The best, the rest and the potential busts

Nashville Predators' Ryan Suter, left, and Edmonton Oilers' Ryan Smyth collide during their NHL...

Nashville Predators' Ryan Suter, left, and Edmonton Oilers' Ryan Smyth collide during their NHL hockey game in Edmonton October 17, 2011. (REUTERS/Dan Riedlhuber)

Chris Stevenson, QMI Agency

, Last Updated: 6:55 PM ET

The pool might not be as deep as in years past, but that is not going to stop some teams from jumping in with both feet when the NHL free agent season flings its doors open at noon EDT on July 1.

Here are Chris Stevenson's top free agents available, as of June 30:

THE BEST BETS

1. Ryan Suter: He is the top defenceman available. He hasn't got as much pub as Shea Weber, his partner in Nashville for the last few years, but one Western Conference coach calls him "the brains of the operation." He will be on any team's top pair. There's a possibility he could re-sign with the Predators, but teams like the Pittsburgh Penguins and Detroit Red Wings will have cap space and opportunity.

2. Zach Parise: The scoring forward and captain of the New Jersey Devils made it clear he would like to stay in Newark, but if the Pittsburgh Penguins come calling and there's a chance to play with Sidney Crosby, that would make a guy think, wouldn't it? There's expected to be a good offer from his home-state Minnesota Wild, too.

3. P.A. Parenteau: He's been a pretty steady performer the last two years (20 and 18 goals; 53 and 67 points) with the non-playoff New York Islanders and would be a good complementary player to some established talent. At 29, he is younger than a lot of the other offensive talent available in this free-agent field.

4. Jason Garrison: The 27-year-old had a breakthrough year with the improved Florida Panthers (16 goals getting dishes from fellow D Brian Campbell). He fits the bill for teams looking for a power-play trigger man: nine of his goals came with the man advantage. He averaged about 24 minutes a game for the Panthers.

THE GREYBEARDS

5. Shane Doan: The Phoenix Coyotes captain has played for just one franchise in his 17-year career and he has been a tower of power in the face of the uncertainty over the Coyotes' situation. With the Coyotes ownership still unsettled, can they compete with what Doan might get on the open market?

6. Jaromir Jagr: The 40-year-old had 19 goals and 35 assists for the Philadelphia Flyers in his return to the NHL after three years in the KHL. He's a complementary player at this point in his career. He was a positive influence on the Flyers' younger players. It will be interesting to see what kind of term he can get in this marketplace. The Montreal Canadiens were interested last time around.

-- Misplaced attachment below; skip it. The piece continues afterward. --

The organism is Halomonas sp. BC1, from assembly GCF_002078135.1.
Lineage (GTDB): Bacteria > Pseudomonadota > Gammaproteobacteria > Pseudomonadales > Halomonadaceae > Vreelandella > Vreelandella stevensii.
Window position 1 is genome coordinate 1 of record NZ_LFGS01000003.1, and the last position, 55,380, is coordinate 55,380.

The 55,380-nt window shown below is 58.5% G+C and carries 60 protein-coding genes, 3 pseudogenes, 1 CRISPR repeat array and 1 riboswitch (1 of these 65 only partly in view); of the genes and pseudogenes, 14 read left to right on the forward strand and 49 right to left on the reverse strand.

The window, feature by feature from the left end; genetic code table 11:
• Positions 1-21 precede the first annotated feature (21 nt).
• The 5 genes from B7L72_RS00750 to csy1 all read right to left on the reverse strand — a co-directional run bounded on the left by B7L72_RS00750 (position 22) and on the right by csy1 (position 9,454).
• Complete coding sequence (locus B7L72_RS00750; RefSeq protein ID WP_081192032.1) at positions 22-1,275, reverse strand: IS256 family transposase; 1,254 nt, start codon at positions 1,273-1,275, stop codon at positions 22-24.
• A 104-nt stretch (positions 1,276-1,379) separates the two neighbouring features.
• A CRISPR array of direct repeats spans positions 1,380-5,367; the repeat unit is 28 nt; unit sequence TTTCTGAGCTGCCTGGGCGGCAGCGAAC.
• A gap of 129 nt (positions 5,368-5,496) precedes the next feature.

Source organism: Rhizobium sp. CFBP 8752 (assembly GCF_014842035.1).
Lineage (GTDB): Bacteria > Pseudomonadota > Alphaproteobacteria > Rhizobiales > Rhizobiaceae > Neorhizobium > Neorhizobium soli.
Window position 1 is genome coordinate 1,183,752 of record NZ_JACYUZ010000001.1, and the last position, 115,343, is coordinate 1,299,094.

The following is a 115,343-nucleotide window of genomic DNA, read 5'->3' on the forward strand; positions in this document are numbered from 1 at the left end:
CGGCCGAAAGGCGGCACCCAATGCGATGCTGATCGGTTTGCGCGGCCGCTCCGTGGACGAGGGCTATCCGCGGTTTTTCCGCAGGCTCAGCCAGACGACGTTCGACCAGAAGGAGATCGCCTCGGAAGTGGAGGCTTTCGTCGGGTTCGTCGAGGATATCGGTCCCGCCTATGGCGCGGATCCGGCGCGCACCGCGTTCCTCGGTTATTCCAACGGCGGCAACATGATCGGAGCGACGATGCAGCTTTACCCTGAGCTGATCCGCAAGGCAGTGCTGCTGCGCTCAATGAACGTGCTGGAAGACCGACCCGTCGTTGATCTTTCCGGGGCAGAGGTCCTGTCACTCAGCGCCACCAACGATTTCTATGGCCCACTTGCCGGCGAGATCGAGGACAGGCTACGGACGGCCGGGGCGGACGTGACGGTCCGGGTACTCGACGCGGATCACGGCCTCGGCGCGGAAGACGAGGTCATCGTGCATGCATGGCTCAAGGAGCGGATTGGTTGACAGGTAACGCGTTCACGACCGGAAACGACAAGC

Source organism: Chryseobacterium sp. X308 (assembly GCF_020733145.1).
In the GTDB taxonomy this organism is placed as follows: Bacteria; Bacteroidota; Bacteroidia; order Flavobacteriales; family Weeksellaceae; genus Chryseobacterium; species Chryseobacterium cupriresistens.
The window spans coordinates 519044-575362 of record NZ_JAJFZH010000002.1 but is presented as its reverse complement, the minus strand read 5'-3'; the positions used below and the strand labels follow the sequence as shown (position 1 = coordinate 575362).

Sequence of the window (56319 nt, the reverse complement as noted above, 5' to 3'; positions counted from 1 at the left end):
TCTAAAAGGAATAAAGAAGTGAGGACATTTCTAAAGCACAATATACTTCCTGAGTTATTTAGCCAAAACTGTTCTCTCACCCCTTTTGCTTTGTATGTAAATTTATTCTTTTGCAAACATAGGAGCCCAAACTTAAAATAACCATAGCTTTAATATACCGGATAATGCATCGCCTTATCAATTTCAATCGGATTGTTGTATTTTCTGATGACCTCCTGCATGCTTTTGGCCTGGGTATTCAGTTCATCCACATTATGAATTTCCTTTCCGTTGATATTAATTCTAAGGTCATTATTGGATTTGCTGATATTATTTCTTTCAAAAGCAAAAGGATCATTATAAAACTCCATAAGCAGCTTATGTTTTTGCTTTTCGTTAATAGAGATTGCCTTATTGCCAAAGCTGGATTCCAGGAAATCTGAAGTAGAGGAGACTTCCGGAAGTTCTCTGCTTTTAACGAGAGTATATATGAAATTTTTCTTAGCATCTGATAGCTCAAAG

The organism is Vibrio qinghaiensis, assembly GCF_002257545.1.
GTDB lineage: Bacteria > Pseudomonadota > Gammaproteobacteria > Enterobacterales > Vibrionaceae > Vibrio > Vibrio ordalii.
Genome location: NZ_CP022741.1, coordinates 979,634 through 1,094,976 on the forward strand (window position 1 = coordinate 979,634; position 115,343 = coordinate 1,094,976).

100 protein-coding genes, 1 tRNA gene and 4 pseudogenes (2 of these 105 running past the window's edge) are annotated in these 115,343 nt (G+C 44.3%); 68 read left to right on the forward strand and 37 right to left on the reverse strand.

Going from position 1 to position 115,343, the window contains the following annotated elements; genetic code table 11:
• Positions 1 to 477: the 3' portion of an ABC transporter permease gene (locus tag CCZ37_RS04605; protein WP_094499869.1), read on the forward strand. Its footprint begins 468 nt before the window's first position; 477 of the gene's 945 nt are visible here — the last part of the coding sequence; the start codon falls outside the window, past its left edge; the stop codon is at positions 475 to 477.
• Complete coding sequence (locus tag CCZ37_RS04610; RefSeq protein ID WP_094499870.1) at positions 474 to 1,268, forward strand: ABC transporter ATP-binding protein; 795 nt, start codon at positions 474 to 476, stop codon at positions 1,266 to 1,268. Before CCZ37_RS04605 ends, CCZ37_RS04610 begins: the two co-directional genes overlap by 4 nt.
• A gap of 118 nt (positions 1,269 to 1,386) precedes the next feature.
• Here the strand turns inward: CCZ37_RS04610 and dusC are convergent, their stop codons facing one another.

7. Ray Whitney: Another 40-year-old, Whitney had a remarkable season with the Phoenix Coyotes with 77 points in 82 games. He can obviously still play, but how much longer can he be effective? Like Jagr, it could well be the length of contract that determines where he winds up this time around.

THE GAMBLES

8. Justin Schultz: The University of Wisconsin defenceman is a unique case in this free agency market after not signing with the Anaheim Ducks. He's attractive because his salary is governed by entry-level restrictions and now, at a few days shy of 22, teams have a better handle on what he can be than when he was 18. He's been an offensive force at the college level (123 points in 121 games), but he still represents a gamble. It sounds like Edmonton, Vancouver, Toronto and Ottawa have a good shot at the B.C. product.

9. Dustin Penner: Since going to the Los Angeles Kings more than a year ago, Penner had nine goals in 84 games. The big man seemed to rediscover his game in the playoffs, but is that enough to convince teams he is now motivated and capable of getting it done in the regular season? He had three goals and eight assists in the Kings' Cup-winning run.

10. Alexander Semin: The 28-year-old just might be the most talented free agent available in this year's pool. But the three-time 30-goal scorer scares teams off with his inconsistency and his poor "give-a-crap" rating. He might have to bite the bullet and take a short-term deal to establish his credibility as a bonafide front line NHLer. If the Rangers run out of options, he might give them the scoring they need, though he's hardly a playoff performer.

chris.stevenson@sunmedia.ca

twitter.com/CJ_Stevenson


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